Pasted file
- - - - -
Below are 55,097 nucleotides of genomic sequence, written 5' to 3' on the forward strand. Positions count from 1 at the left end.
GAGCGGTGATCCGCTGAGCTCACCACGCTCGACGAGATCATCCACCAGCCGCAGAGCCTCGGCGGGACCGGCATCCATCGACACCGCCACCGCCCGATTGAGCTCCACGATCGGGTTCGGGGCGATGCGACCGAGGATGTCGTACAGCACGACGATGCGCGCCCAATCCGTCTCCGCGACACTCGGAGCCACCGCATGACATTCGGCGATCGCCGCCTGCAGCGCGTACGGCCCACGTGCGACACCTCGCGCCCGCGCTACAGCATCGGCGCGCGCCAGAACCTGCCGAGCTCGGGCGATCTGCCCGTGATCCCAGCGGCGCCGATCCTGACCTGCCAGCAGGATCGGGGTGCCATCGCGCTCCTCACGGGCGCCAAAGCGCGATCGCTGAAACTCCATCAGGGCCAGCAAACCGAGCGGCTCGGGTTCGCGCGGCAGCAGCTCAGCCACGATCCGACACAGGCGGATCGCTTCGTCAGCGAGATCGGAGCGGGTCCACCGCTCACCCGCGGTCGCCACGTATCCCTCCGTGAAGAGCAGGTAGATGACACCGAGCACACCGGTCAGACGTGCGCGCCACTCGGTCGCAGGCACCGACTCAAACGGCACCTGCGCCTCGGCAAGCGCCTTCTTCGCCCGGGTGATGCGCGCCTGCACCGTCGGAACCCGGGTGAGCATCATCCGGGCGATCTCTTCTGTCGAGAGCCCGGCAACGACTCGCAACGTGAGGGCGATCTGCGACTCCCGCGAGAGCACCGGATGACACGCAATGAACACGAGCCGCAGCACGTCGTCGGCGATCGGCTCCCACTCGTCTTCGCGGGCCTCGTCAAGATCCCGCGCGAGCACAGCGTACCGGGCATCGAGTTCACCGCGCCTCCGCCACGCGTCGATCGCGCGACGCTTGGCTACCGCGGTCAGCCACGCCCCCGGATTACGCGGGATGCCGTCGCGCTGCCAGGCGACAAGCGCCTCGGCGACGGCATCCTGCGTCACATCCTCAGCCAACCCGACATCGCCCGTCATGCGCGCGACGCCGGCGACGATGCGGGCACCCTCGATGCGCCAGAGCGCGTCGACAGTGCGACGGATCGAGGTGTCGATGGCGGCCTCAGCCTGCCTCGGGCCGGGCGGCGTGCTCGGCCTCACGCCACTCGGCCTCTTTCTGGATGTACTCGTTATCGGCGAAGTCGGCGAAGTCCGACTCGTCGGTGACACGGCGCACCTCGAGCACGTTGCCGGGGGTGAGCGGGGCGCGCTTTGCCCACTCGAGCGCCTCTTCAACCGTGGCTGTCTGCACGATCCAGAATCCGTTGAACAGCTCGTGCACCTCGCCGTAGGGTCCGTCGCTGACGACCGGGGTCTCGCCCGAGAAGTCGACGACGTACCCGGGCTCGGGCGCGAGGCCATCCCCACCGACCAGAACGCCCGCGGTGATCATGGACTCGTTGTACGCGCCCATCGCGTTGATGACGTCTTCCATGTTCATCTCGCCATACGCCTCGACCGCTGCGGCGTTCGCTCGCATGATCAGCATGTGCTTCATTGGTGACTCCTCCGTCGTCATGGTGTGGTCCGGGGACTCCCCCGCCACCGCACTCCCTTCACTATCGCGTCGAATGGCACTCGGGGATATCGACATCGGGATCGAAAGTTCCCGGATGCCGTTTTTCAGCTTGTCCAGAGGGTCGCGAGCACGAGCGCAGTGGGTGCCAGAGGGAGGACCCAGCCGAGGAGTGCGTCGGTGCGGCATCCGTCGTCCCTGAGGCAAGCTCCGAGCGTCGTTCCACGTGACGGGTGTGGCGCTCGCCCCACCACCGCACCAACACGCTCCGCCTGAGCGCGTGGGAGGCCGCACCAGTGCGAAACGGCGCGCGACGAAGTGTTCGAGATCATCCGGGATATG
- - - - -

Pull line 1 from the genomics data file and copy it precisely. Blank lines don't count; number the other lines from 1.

Below are 55,097 nucleotides of genomic sequence, written 5' to 3' on the forward strand. Positions count from 1 at the left end.